A hidden paradise – The joy of a travel photographer
Do you sometimes wonder if there are still places on our beautiful planet that are untouched by tourists? Fortunately, Bima located on the island of Sumbawa island in central Indonesia’s province West Nusa Tenggara, is such a place where tourists are still a rare species.
For several months this year, I planned my way to this earthly paradise. It is fortunate that I found many local friends who were willing to help and accompany me during my stay there. With a lot of sites that have not yet been photographed, Kota Bima – as it is known in the Indonesian language – is a real hidden paradise for a travel photographer.
Many places are still untouched and can be visited without payment or going through tour agencies. For this trip I brought along the Sony A7RII and A6000 cameras as well as five ZEISS lenses: the full Batis range made up of the 2.8/18, 2/25, 1.8/85, and 2.8/135 lenses, as well as a pre-production sample of the new Milvus 1.4/25. With these gear, I had a wide range of set-up from ultra-wide angle to telephoto without too much weight. They were what I needed to capture everything from the beautiful people to the amazing landscapes.
I started traveling from Dompu and Bima Regency to Sape in Bima, which are almost 200km apart with winding roads and occasional severe road surfaces. Many places do not have actual paved roads, but my bizarre local friends from the Alpharian Bima Community are “trained” to drive through the potholes and bumps. Each stopover for photography opportunities and breaks feels exceptional. East-North as well as West-South of Bima boast of beautiful beaches, hills and mountains in addition to the lovely local folks. Most of the beaches are pristine and often you can spend an entire day without seeing too many people – one can probably find themselves alone there for hours. I was also truly amazed with the kind hospitality extended to me as an outsider. Bravo Bima Alpharian, “Anda Semua Luar Biasa” (translated to: you’re all extraordinary)!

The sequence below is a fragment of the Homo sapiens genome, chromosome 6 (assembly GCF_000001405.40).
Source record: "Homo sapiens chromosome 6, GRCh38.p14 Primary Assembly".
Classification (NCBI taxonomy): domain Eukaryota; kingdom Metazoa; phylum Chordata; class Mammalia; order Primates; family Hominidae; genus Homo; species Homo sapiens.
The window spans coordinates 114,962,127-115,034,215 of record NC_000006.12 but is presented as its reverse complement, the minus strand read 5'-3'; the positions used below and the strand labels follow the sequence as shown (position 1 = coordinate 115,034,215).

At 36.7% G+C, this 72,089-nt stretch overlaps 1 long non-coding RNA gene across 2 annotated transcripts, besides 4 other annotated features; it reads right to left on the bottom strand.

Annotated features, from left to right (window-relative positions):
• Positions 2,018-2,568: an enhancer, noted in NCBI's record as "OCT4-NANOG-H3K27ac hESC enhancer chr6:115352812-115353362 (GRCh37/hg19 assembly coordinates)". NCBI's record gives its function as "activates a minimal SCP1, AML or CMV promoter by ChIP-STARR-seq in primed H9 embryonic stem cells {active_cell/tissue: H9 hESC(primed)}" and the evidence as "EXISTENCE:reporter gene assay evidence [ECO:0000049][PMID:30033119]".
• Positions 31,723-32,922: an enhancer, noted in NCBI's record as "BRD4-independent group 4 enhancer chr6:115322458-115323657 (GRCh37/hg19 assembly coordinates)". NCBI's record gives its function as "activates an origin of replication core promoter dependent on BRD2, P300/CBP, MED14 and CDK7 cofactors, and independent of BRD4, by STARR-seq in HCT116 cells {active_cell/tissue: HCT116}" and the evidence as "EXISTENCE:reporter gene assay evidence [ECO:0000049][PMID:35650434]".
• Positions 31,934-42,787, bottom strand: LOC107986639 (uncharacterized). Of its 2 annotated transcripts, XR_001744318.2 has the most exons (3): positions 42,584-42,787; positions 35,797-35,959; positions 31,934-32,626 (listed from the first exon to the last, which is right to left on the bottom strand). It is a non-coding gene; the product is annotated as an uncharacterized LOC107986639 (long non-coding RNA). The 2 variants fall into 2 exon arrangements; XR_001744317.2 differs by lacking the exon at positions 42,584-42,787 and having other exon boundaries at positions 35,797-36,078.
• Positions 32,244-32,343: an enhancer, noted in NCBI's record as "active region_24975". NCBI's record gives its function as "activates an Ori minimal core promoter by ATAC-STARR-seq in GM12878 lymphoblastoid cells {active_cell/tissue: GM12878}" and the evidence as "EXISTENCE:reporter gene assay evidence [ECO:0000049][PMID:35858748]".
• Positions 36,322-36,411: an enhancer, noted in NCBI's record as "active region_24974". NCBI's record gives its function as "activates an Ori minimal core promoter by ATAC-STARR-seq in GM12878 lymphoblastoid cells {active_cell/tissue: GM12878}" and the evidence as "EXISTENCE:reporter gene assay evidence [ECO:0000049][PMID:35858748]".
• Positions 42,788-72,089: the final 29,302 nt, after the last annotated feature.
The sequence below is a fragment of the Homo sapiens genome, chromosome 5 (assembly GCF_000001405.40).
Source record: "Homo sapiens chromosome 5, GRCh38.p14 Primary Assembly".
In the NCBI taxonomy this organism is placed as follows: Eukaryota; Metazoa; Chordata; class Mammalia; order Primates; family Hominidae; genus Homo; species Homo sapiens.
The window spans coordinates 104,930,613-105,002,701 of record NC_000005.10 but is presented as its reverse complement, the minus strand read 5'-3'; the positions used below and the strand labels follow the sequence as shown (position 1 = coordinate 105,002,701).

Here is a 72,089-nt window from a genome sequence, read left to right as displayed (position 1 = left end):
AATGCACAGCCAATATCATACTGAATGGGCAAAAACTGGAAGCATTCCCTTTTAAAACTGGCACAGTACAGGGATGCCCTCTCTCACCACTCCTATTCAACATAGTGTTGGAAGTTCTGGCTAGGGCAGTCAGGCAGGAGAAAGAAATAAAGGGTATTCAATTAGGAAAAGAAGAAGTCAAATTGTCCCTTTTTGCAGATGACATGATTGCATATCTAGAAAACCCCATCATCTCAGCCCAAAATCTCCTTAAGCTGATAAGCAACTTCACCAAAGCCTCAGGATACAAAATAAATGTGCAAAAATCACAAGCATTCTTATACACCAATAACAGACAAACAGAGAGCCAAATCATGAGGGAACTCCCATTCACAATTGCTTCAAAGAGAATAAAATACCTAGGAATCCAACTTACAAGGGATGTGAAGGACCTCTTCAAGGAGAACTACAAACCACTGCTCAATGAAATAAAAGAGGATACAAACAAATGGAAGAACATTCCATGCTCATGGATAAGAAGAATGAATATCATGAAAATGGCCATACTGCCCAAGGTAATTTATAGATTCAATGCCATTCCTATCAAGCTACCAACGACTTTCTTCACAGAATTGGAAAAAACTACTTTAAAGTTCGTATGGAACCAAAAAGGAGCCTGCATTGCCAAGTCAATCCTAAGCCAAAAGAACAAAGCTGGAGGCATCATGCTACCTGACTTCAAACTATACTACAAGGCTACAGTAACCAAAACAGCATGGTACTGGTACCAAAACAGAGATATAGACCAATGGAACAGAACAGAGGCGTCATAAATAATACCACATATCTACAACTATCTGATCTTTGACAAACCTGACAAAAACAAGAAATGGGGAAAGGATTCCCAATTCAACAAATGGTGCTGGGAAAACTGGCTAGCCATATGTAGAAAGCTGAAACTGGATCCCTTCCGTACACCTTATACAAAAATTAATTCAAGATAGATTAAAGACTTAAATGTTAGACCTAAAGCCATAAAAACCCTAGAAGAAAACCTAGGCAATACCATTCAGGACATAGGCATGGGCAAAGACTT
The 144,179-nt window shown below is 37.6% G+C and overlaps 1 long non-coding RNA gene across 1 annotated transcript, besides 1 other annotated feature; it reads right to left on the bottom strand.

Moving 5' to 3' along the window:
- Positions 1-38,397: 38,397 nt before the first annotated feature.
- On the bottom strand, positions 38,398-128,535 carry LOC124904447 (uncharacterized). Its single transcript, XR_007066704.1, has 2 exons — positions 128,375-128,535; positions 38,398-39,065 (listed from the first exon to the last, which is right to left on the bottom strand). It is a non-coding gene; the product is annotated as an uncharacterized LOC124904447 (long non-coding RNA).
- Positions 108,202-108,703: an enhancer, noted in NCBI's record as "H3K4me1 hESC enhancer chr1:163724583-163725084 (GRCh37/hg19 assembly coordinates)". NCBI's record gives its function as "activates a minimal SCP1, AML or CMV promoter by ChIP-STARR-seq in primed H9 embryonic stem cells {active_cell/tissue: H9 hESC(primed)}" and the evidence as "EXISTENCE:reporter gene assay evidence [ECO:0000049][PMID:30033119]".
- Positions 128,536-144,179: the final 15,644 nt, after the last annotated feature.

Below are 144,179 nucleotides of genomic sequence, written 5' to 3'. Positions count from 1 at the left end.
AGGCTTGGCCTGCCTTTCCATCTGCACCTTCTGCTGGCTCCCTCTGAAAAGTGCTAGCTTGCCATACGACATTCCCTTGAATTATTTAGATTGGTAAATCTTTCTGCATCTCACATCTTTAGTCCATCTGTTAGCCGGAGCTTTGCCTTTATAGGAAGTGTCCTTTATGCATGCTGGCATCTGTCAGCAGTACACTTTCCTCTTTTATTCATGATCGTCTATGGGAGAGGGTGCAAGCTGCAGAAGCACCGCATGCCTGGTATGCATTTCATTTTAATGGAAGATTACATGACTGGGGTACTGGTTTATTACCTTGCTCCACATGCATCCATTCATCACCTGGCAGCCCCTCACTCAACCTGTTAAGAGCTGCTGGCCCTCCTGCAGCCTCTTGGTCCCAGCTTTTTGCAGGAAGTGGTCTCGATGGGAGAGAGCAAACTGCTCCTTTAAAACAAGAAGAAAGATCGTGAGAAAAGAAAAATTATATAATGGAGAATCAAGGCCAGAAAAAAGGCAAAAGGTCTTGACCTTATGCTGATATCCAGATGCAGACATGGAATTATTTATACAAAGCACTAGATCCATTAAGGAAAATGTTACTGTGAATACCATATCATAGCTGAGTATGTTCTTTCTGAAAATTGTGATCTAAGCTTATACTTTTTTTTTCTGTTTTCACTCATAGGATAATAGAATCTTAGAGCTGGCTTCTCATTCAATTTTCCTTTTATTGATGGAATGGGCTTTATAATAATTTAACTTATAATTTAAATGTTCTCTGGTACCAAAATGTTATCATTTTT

I traveled during hot and dry weather that could go up to 42 degrees Celsius at times. As I was staying outdoor for 10 days, it was a necessity for my gears to be able to operate perfectly in the challenging weather conditions. I did not face a single problem with the lenses I had with me, and was not disappointed by the quality, reliability and build; the last point is especially true of the Milvus 1.4/25. Made of metal and glass, the lens has got significant weight which provide stability though it may feel too heavy for a small camera body to handle if you are walking around with the set-up.
In terms of image quality, I was pleasantly surprised with how the lens worked when adapted on a full-frame E-mount camera; I paired the lens with the Metabones IV on a Sony A7RII and the result was fantastic. The Milvus 1.4/25 offers strict control of color aberrations as well as sharp images and amazing colors. Beautiful bokeh is produced when shot wide open at f/1.4 though with a little vignette. While I typically work with the Batis lens family on my travels, I enjoyed this experience with the pre-series Milvus 1.4/25 which provides me with an advantage for low light shots especially.